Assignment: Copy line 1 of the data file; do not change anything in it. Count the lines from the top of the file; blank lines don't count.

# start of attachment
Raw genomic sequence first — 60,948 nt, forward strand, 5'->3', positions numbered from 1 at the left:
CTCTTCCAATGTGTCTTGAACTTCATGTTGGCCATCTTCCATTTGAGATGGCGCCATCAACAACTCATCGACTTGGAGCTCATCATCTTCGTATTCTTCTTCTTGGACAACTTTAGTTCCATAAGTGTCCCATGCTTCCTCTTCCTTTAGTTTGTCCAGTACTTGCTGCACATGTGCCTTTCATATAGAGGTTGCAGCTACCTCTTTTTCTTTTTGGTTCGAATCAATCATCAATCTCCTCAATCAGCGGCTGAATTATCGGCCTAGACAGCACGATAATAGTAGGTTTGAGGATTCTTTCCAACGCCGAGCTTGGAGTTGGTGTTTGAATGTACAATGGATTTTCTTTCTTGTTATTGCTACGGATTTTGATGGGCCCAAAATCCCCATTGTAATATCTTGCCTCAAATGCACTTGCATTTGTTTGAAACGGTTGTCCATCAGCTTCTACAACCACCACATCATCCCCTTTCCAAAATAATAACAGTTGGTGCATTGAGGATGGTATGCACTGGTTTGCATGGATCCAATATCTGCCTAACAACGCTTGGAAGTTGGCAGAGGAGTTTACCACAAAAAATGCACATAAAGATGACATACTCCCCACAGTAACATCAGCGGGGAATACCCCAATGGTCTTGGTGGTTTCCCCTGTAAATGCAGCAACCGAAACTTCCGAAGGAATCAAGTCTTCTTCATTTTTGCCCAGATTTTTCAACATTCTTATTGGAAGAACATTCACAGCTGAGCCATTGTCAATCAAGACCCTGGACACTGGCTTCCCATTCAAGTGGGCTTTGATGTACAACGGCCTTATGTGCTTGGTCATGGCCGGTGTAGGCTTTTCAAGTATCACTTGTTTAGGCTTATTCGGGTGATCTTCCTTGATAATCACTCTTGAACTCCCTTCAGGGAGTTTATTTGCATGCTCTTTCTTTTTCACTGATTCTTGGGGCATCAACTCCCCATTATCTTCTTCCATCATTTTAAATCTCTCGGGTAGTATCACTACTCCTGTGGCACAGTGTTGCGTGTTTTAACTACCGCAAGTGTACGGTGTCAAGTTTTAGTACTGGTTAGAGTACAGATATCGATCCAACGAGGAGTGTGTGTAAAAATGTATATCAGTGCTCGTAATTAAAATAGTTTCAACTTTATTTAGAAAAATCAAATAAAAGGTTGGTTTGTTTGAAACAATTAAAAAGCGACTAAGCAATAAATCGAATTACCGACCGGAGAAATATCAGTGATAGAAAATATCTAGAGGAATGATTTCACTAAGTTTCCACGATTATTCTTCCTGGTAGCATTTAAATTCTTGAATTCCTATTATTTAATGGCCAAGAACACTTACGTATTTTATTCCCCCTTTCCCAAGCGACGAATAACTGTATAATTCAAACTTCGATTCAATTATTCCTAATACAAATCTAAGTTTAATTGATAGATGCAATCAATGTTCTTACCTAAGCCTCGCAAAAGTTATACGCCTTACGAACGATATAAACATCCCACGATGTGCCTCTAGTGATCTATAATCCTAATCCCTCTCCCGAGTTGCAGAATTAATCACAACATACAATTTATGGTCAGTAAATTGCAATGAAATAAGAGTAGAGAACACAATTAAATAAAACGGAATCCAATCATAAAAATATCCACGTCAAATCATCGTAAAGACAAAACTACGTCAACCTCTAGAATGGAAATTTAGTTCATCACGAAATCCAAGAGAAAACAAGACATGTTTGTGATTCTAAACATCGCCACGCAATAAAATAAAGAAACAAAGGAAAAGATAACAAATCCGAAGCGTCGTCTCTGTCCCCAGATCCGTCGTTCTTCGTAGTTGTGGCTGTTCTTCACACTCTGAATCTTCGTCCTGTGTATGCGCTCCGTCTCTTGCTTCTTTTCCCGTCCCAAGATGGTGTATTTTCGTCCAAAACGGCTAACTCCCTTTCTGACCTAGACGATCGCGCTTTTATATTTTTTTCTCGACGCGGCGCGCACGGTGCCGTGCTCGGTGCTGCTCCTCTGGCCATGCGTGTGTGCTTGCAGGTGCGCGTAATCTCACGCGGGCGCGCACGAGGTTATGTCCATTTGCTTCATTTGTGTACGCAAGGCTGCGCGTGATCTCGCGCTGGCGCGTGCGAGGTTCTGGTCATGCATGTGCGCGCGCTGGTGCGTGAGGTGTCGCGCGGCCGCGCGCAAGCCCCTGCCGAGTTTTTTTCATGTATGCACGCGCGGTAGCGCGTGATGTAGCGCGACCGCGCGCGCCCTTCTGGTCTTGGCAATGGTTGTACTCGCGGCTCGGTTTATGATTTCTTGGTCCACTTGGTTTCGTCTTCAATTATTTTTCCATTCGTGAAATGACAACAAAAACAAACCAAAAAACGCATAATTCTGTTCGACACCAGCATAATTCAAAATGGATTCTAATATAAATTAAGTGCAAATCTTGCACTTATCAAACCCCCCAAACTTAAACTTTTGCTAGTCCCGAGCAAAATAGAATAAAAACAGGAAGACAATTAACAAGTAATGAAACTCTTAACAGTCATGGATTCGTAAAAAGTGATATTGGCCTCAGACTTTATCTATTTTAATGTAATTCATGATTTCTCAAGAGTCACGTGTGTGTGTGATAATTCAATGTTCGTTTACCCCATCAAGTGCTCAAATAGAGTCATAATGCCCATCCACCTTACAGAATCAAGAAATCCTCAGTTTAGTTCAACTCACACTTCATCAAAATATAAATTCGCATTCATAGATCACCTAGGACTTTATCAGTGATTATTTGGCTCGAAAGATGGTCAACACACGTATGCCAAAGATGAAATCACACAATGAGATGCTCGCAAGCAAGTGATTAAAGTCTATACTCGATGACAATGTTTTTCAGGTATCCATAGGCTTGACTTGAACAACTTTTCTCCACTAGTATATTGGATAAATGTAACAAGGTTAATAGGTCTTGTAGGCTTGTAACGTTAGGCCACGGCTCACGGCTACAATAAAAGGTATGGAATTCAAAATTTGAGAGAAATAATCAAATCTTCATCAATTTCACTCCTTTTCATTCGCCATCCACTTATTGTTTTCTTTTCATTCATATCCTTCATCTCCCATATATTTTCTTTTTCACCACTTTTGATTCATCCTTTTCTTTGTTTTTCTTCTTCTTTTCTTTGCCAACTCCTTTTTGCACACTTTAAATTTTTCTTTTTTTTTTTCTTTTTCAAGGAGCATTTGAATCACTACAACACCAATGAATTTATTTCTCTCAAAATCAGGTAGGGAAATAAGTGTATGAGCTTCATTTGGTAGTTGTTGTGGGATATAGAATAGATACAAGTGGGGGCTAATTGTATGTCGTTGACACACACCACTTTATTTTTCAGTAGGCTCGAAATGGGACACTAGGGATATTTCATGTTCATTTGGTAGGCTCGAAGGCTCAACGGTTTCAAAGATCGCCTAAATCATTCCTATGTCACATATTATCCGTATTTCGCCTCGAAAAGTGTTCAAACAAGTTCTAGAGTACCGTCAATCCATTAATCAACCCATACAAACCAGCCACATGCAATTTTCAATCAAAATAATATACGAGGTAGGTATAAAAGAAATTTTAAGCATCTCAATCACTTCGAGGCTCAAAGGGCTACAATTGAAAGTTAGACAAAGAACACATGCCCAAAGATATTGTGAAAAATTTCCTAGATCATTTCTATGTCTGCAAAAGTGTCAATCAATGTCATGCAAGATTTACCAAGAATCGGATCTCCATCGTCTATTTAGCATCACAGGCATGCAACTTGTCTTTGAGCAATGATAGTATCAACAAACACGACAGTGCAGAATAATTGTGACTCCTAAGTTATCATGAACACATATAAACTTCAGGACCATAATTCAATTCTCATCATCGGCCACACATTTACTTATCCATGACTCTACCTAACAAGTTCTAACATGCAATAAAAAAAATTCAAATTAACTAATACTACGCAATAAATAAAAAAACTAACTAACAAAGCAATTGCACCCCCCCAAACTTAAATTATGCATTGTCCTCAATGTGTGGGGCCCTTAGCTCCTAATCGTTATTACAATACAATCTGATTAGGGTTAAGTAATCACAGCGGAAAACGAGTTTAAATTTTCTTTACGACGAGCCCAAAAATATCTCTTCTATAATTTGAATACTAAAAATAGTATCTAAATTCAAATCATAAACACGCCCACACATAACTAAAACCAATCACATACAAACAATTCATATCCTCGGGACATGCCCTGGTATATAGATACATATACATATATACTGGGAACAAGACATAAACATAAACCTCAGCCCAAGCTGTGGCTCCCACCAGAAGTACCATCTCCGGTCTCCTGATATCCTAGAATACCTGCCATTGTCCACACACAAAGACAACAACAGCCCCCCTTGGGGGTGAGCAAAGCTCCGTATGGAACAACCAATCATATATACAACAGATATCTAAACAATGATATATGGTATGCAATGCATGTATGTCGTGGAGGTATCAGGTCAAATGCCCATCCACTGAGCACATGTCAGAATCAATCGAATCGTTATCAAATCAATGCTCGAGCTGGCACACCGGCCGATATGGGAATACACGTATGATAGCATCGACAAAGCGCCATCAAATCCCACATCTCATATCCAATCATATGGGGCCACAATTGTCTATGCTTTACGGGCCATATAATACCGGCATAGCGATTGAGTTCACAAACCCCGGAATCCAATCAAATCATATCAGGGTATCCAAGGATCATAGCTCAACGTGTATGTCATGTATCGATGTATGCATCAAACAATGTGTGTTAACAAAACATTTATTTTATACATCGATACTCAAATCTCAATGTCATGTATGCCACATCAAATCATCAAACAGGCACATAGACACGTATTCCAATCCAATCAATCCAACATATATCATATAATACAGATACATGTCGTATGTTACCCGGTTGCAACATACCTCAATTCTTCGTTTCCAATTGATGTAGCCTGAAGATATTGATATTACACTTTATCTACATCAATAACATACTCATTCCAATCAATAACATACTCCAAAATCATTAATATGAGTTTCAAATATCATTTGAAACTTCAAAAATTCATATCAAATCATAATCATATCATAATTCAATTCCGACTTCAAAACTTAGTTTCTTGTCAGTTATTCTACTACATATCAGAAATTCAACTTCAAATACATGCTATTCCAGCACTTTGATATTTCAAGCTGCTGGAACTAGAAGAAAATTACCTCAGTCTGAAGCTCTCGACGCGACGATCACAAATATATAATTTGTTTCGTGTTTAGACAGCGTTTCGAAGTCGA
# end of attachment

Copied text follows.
Raw genomic sequence first — 60,948 nt, forward strand, 5'->3', positions numbered from 1 at the left: